- Share this article on Facebook
- Share this article on Twitter
- Share this article on Email
- Show additional share options
- Share this article on Print
- Share this article on Comment
- Share this article on Whatsapp
- Share this article on Linkedin
- Share this article on Reddit
- Share this article on Pinit
- Share this article on Tumblr
Last week, Heat Vision was in attendance as director Alex Kurtzman showed off the trailer and extra footage to a small group of reporters, and revealed details of Universal’s planned shared universe featuring its monsters (Javier Bardem is on board for a future Frankenstein film, while Johnny Depp has signed on for The Invisible Man).
A shared universe is among the hottest — and trickiest — propositions for a Hollywood studio. Marvel has done it to great acclaim, and DC earned hundreds of millions at the box office this year following suit. But there’s also been plenty of faltering too. Sony’s The Amazing Spider-Man 2 (2014) was criticized for spending so much time setting up follow-ups (such as the villain team-up Sinister Six) that it lost sight of making a great film.
Kurtzman said that making a great movie first is the key.
“It’s not so much building a universe. It’s ‘Make a great Mummy movie.’ Now, if in the context of making a great Mummy movie, you can plant the seeds for something else, fantastic,” said Kurtzman. “But the only way you can get there is if those seeds can be planted organically and if it can be part of The Mummy story, first and foremost.”
Here are some more tidbits Kurtzman dropped, as well as a behind-the-scenes look:
There may be never be an Avengers with monsters …
“There has to be some kind of unifying reason if you’re going to do something like that. By the way, maybe they don’t come together in one movie. We aren’t necessarily going to do The Avengers,” Kurtzman said. “There might be reasons for this character and that character to come together because of storytelling, because that’s what the story wants. The story is what drives the choices. If down the line there’s a big reason to bring them together, great. But I promise you, we are not starting there.”
The monsters have been around for thousands of years …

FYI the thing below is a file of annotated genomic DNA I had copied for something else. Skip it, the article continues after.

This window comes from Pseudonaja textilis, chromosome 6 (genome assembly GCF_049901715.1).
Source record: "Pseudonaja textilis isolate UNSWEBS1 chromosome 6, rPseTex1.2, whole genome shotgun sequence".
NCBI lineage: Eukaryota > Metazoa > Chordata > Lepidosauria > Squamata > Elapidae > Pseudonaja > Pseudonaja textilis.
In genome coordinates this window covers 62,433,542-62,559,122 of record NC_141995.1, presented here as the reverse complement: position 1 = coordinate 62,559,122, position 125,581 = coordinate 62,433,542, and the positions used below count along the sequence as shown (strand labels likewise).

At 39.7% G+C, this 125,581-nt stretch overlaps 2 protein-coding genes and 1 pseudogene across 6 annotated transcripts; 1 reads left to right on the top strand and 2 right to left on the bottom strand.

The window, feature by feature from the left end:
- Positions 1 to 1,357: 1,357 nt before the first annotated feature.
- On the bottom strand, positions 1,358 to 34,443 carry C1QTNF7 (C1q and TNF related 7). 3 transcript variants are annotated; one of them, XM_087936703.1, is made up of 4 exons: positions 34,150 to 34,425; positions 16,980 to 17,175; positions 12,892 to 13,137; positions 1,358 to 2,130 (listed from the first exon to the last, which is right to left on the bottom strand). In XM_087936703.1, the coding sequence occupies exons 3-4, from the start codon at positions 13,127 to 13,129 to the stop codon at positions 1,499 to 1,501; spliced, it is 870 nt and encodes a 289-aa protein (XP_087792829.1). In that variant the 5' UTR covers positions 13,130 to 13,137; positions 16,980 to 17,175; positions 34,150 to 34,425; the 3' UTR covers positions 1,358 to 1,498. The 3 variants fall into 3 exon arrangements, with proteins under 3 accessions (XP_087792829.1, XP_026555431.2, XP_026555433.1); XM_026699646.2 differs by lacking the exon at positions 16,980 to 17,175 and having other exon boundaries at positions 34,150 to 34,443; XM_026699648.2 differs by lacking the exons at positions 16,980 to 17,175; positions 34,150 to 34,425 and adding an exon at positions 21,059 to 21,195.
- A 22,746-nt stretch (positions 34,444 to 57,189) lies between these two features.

“You will come to understand [that] the Mummy exists in a continuum of monsters and they have been around for potentially longer than we have. Part of why we wanted to start with The Mummy was she was one of the oldest ones. She’s 5,000 years old,” said Kurtzman of the film’s villain, played by Sofia Boutella.
Tom Cruise’s character is “morally challenged” and might not save the day …
Kurtzman said a big challenge was creating tension and overcoming the notion that Cruise’s character will win in the end (after all, Cruise has decades of film history behind him doing exactly that). The Mummy creative team decided Cruise’s character will be cursed — and at times under the control of the Mummy.
“The Mummy is making you do things you don’t want to do. You’re cursed. You don’t know what’s going on. Suddenly, you made a very unreliable protagonist. When you do that, all bets are off,” said Kurtzman.
Russell Crowe could be the key to the universe …
Based on footage Kurtzman showed to reporters, it appears Russell Crowe’s Dr. Jekyll could serve as a Nick Fury type (the character played by Samuel L. Jackson in the Marvel universe), tying things together for the shared universe. Kurtzman says the creative team debated for quite some time whether they should include a recognizable name like Jekyll in this film, and ultimately decided it was the right call, with Jekyll’s organization Prodigium responsible for tracking the monsters.
“We wanted to understand the context of the Mummy in the larger world and we wanted to know that monsters had existed for millennia, and we knew as the story evolved, we wanted there to be an organization who had been cataloging them and been following them,” said Kurtzman. “And we said, ‘Well, we could make up a character who is going to be the voice or we could look to monster mythology and say, “Is there a character who could organically fit into the story, that wouldn’t detract from the Mummy story, but would in fact enhance it?”‘”
The Universal film also stars Courtney B. Vance, Annabelle Wallis and Jake Johnson.
The Mummy hits theaters June 9, 2017.
Dec. 5, 8:34 a.m. Updated with additional behind-the-scenes footage video.
Sign up for THR news straight to your inbox every day
Venice Film Festival